Simon's Reviews > Physics of the Impossible: A Scientific Exploration of the World of Phasers, Force Fields, Teleportation and Time Travel

Physics of the Impossible by Michio Kaku
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Apr 12, 10


I won't pretend to have properly understood more than a quarter of the theoretical physics covered in this book but you'd have to have a heart of stone not to enjoy a book that discusses topics such as nuclear fired x-ray lasers, ramjet fusion engines and nanobots.

What this book does brilliantly is to introduce the basics of theoretical physics (eg quantam theory, Newtonian mechanics, Maxwell's theory of light, how a laser works etc) and to survey the keenest cutting-edge of contemporary technology (interesting for a Gadget Show fan like me). Also, as some of you may be aware, the rise of the robots has been a worry of mine for some time and it was reassuring to read Kaku's views on the advantages of the human brain and the difficulties of creating higher artificial intelligence.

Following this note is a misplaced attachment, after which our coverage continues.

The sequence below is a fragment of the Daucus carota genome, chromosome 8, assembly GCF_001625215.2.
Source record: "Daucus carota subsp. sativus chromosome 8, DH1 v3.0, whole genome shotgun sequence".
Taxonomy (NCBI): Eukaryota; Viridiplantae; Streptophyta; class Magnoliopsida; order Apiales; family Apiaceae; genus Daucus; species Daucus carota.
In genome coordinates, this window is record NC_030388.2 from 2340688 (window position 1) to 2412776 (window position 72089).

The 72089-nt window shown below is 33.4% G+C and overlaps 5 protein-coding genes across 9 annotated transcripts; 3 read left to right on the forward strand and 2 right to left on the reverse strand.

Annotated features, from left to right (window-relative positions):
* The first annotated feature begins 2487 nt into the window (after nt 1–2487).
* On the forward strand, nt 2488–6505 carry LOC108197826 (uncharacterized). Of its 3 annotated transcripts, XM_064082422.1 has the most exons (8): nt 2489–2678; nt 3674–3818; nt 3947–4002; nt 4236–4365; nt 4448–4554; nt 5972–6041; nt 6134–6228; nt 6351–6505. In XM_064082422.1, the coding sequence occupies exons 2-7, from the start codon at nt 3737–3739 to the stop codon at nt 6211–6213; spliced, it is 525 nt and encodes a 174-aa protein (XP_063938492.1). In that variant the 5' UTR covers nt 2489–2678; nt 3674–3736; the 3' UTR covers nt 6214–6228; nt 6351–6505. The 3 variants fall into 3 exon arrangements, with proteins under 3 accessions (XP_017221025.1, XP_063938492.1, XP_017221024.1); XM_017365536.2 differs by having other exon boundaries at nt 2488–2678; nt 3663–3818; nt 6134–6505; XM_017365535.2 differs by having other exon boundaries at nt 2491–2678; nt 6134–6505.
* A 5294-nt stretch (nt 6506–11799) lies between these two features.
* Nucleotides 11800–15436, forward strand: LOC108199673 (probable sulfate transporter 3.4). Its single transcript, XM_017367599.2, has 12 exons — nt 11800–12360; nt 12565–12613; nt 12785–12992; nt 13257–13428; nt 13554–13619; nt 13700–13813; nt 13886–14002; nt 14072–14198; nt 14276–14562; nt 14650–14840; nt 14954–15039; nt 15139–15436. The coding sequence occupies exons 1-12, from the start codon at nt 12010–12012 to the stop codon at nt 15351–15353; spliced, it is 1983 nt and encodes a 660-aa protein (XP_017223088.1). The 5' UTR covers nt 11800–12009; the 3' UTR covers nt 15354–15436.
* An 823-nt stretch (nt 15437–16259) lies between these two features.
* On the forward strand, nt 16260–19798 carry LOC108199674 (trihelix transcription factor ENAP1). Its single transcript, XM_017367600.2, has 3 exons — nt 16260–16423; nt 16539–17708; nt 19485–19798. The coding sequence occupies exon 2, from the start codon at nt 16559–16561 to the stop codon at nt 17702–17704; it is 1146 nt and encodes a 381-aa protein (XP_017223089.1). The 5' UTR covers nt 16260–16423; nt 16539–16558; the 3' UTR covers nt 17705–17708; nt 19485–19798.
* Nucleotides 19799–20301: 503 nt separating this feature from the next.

The only thing that stops me from giving this book five stars is the fact that the front cover has a mugshot of the author on it, right in the middle. Maybe it was his mother's idea.

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message 1: by Terry (new)

Terry Clague I recommend Stephen Poole's nonfiction reviews in the guardian on Saturdays - he quite often reviews this type of book along with other stuff that ends up being down my street. Also, his book - Unspeak - is truly brilliant.


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